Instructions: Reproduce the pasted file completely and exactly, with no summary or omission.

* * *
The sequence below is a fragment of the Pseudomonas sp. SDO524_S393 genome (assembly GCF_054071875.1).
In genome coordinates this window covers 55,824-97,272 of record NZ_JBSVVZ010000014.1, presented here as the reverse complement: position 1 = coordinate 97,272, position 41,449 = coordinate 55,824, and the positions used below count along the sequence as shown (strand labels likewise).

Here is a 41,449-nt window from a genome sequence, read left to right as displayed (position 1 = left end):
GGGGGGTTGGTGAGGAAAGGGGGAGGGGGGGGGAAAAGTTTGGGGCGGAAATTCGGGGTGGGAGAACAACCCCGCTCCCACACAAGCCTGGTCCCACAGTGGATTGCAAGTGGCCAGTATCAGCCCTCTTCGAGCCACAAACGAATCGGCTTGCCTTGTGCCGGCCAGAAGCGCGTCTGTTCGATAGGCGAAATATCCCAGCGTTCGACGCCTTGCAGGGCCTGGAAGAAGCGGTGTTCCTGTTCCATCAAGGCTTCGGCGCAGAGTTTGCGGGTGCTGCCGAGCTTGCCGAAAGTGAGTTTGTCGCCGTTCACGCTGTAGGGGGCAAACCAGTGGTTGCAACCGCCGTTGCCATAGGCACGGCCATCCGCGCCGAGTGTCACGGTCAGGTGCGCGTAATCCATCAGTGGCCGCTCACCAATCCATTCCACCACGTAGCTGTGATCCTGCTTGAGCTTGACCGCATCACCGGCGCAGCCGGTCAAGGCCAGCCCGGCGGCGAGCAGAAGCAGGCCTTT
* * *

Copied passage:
The sequence below is a fragment of the Pseudomonas sp. SDO524_S393 genome (assembly GCF_054071875.1).
In genome coordinates this window covers 55,824-97,272 of record NZ_JBSVVZ010000014.1, presented here as the reverse complement: position 1 = coordinate 97,272, position 41,449 = coordinate 55,824, and the positions used below count along the sequence as shown (strand labels likewise).

Here is a 41,449-nt window from a genome sequence, read left to right as displayed (position 1 = left end):
GGGGGGTTGGTGAGGAAAGGGGGAGGGGGGGGGAAAAGTTTGGGGCGGAAATTCGGGGTGGGAGAACAACCCCGCTCCCACACAAGCCTGGTCCCACAGTGGATTGCAAGTGGCCAGTATCAGCCCTCTTCGAGCCACAAACGAATCGGCTTGCCTTGTGCCGGCCAGAAGCGCGTCTGTTCGATAGGCGAAATATCCCAGCGTTCGACGCCTTGCAGGGCCTGGAAGAAGCGGTGTTCCTGTTCCATCAAGGCTTCGGCGCAGAGTTTGCGGGTGCTGCCGAGCTTGCCGAAAGTGAGTTTGTCGCCGTTCACGCTGTAGGGGGCAAACCAGTGGTTGCAACCGCCGTTGCCATAGGCACGGCCATCCGCGCCGAGTGTCACGGTCAGGTGCGCGTAATCCATCAGTGGCCGCTCACCAATCCATTCCACCACGTAGCTGTGATCCTGCTTGAGCTTGACCGCATCACCGGCGCAGCCGGTCAAGGCCAGCCCGGCGGCGAGCAGAAGCAGGCCTTT